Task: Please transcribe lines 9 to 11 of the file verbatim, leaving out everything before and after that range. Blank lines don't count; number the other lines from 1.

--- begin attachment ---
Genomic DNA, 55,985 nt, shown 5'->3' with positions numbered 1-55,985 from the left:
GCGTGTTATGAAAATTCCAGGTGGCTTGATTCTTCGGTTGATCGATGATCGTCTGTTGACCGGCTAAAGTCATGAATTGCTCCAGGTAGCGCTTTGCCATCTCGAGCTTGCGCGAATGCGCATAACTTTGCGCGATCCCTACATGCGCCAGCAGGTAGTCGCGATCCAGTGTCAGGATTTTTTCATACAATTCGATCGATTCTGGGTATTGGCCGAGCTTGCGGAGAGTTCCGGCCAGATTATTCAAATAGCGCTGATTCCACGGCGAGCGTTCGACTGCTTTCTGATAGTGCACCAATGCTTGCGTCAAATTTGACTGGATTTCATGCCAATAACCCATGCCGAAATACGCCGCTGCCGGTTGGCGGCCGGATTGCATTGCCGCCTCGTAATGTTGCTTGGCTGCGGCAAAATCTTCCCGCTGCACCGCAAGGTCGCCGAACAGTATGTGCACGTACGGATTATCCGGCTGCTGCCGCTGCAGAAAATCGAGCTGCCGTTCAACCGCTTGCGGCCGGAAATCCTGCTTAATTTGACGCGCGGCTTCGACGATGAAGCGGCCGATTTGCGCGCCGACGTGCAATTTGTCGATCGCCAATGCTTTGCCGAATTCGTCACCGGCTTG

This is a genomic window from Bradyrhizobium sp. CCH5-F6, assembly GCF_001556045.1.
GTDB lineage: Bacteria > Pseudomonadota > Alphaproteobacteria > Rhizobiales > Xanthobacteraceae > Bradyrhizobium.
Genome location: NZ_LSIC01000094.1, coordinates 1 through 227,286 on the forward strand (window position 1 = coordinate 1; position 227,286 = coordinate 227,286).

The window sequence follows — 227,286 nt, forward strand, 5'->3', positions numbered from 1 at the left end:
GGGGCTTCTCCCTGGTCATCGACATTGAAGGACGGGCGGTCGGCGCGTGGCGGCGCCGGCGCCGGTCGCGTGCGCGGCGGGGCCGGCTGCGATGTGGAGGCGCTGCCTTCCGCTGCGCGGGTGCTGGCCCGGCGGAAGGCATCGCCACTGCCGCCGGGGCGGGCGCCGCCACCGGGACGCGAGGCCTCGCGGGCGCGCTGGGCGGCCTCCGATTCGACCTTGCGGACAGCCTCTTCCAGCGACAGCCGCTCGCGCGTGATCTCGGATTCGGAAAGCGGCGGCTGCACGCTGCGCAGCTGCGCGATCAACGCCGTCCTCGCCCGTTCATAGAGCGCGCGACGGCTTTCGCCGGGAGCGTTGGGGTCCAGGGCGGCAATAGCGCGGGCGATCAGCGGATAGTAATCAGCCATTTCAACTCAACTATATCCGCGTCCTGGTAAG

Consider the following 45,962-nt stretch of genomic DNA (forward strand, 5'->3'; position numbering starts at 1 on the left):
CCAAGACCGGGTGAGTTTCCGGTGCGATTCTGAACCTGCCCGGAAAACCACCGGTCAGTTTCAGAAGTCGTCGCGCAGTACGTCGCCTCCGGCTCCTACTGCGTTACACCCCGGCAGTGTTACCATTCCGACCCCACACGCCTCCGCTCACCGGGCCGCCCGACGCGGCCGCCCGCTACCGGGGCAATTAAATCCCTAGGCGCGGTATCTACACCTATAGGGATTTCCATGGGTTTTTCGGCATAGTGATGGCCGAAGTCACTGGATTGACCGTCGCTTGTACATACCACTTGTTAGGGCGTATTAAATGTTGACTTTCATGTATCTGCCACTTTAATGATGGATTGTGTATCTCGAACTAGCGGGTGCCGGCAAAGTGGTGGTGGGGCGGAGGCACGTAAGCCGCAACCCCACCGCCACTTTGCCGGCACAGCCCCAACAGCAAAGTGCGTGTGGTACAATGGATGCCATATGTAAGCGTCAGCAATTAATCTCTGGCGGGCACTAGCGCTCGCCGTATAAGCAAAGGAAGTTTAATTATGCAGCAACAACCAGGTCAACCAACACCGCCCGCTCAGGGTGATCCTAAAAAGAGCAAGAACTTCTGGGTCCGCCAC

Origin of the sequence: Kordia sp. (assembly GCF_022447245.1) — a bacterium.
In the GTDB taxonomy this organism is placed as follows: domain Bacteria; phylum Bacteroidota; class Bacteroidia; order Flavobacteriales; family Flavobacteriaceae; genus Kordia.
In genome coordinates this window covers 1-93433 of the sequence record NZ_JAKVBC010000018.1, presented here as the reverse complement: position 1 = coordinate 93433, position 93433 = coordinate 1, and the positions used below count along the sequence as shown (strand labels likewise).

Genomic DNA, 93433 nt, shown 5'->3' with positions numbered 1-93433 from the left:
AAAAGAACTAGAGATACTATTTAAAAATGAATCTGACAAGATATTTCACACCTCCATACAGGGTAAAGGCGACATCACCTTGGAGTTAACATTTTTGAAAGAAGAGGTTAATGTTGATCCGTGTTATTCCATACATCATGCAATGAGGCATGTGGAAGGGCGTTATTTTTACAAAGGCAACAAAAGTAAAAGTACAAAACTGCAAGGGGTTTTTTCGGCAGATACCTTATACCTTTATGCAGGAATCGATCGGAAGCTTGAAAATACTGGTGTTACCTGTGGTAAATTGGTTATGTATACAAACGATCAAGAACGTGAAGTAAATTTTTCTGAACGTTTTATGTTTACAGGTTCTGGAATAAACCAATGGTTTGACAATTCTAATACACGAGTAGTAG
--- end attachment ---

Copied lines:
CCAAGACCGGGTGAGTTTCCGGTGCGATTCTGAACCTGCCCGGAAAACCACCGGTCAGTTTCAGAAGTCGTCGCGCAGTACGTCGCCTCCGGCTCCTACTGCGTTACACCCCGGCAGTGTTACCATTCCGACCCCACACGCCTCCGCTCACCGGGCCGCCCGACGCGGCCGCCCGCTACCGGGGCAATTAAATCCCTAGGCGCGGTATCTACACCTATAGGGATTTCCATGGGTTTTTCGGCATAGTGATGGCCGAAGTCACTGGATTGACCGTCGCTTGTACATACCACTTGTTAGGGCGTATTAAATGTTGACTTTCATGTATCTGCCACTTTAATGATGGATTGTGTATCTCGAACTAGCGGGTGCCGGCAAAGTGGTGGTGGGGCGGAGGCACGTAAGCCGCAACCCCACCGCCACTTTGCCGGCACAGCCCCAACAGCAAAGTGCGTGTGGTACAATGGATGCCATATGTAAGCGTCAGCAATTAATCTCTGGCGGGCACTAGCGCTCGCCGTATAAGCAAAGGAAGTTTAATTATGCAGCAACAACCAGGTCAACCAACACCGCCCGCTCAGGGTGATCCTAAAAAGAGCAAGAACTTCTGGGTCCGCCAC

Origin of the sequence: Kordia sp. (assembly GCF_022447245.1) — a bacterium.
In the GTDB taxonomy this organism is placed as follows: domain Bacteria; phylum Bacteroidota; class Bacteroidia; order Flavobacteriales; family Flavobacteriaceae; genus Kordia.